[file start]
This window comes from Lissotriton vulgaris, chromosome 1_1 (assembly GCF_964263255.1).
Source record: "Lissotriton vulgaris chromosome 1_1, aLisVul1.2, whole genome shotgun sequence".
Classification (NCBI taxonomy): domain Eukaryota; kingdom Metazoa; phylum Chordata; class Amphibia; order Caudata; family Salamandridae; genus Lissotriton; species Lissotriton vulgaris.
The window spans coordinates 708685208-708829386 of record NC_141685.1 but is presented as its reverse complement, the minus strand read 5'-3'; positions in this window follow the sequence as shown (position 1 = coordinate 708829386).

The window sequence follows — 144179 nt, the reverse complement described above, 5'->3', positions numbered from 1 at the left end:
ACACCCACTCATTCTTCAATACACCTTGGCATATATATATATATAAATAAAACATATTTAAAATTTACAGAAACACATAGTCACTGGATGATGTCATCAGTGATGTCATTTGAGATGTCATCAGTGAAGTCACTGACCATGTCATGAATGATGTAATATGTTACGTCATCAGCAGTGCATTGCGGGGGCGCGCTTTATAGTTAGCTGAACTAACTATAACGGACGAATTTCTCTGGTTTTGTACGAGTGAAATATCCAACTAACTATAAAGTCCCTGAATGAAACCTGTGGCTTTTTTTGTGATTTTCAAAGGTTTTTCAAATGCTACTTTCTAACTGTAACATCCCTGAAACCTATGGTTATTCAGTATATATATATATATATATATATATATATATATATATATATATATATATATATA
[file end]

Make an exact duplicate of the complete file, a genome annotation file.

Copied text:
This window comes from Lissotriton vulgaris, chromosome 1_1 (assembly GCF_964263255.1).
Source record: "Lissotriton vulgaris chromosome 1_1, aLisVul1.2, whole genome shotgun sequence".
Classification (NCBI taxonomy): domain Eukaryota; kingdom Metazoa; phylum Chordata; class Amphibia; order Caudata; family Salamandridae; genus Lissotriton; species Lissotriton vulgaris.
The window spans coordinates 708685208-708829386 of record NC_141685.1 but is presented as its reverse complement, the minus strand read 5'-3'; positions in this window follow the sequence as shown (position 1 = coordinate 708829386).

The window sequence follows — 144179 nt, the reverse complement described above, 5'->3', positions numbered from 1 at the left end:
ACACCCACTCATTCTTCAATACACCTTGGCATATATATATATATAAATAAAACATATTTAAAATTTACAGAAACACATAGTCACTGGATGATGTCATCAGTGATGTCATTTGAGATGTCATCAGTGAAGTCACTGACCATGTCATGAATGATGTAATATGTTACGTCATCAGCAGTGCATTGCGGGGGCGCGCTTTATAGTTAGCTGAACTAACTATAACGGACGAATTTCTCTGGTTTTGTACGAGTGAAATATCCAACTAACTATAAAGTCCCTGAATGAAACCTGTGGCTTTTTTTGTGATTTTCAAAGGTTTTTCAAATGCTACTTTCTAACTGTAACATCCCTGAAACCTATGGTTATTCAGTATATATATATATATATATATATATATATATATATATATATATATATATATATA